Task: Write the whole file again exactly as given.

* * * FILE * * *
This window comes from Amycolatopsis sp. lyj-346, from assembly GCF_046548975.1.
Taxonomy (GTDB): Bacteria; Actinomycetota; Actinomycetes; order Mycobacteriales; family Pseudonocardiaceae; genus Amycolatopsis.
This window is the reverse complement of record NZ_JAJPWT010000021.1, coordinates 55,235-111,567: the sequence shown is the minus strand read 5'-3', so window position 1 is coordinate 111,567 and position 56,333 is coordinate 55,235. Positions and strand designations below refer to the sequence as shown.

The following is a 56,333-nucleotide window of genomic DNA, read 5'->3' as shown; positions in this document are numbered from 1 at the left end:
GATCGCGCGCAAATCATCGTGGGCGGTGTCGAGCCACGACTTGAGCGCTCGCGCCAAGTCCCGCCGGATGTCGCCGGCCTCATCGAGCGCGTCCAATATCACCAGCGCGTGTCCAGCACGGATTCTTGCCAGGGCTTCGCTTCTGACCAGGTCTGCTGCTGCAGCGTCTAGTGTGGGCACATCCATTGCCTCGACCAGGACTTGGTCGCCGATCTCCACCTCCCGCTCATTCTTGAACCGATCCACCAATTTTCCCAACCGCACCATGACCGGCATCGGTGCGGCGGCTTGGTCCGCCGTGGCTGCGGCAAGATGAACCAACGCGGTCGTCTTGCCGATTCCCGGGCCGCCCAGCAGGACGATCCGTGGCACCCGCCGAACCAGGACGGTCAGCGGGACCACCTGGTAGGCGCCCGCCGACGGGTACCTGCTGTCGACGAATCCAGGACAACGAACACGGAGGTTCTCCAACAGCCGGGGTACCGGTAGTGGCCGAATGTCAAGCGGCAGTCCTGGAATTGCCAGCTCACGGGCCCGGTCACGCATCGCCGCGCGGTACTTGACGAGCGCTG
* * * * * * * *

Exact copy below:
This window comes from Amycolatopsis sp. lyj-346, from assembly GCF_046548975.1.
Taxonomy (GTDB): Bacteria; Actinomycetota; Actinomycetes; order Mycobacteriales; family Pseudonocardiaceae; genus Amycolatopsis.
This window is the reverse complement of record NZ_JAJPWT010000021.1, coordinates 55,235-111,567: the sequence shown is the minus strand read 5'-3', so window position 1 is coordinate 111,567 and position 56,333 is coordinate 55,235. Positions and strand designations below refer to the sequence as shown.

The following is a 56,333-nucleotide window of genomic DNA, read 5'->3' as shown; positions in this document are numbered from 1 at the left end:
GATCGCGCGCAAATCATCGTGGGCGGTGTCGAGCCACGACTTGAGCGCTCGCGCCAAGTCCCGCCGGATGTCGCCGGCCTCATCGAGCGCGTCCAATATCACCAGCGCGTGTCCAGCACGGATTCTTGCCAGGGCTTCGCTTCTGACCAGGTCTGCTGCTGCAGCGTCTAGTGTGGGCACATCCATTGCCTCGACCAGGACTTGGTCGCCGATCTCCACCTCCCGCTCATTCTTGAACCGATCCACCAATTTTCCCAACCGCACCATGACCGGCATCGGTGCGGCGGCTTGGTCCGCCGTGGCTGCGGCAAGATGAACCAACGCGGTCGTCTTGCCGATTCCCGGGCCGCCCAGCAGGACGATCCGTGGCACCCGCCGAACCAGGACGGTCAGCGGGACCACCTGGTAGGCGCCCGCCGACGGGTACCTGCTGTCGACGAATCCAGGACAACGAACACGGAGGTTCTCCAACAGCCGGGGTACCGGTAGTGGCCGAATGTCAAGCGGCAGTCCTGGAATTGCCAGCTCACGGGCCCGGTCACGCATCGCCGCGCGGTACTTGACGAGCGCTG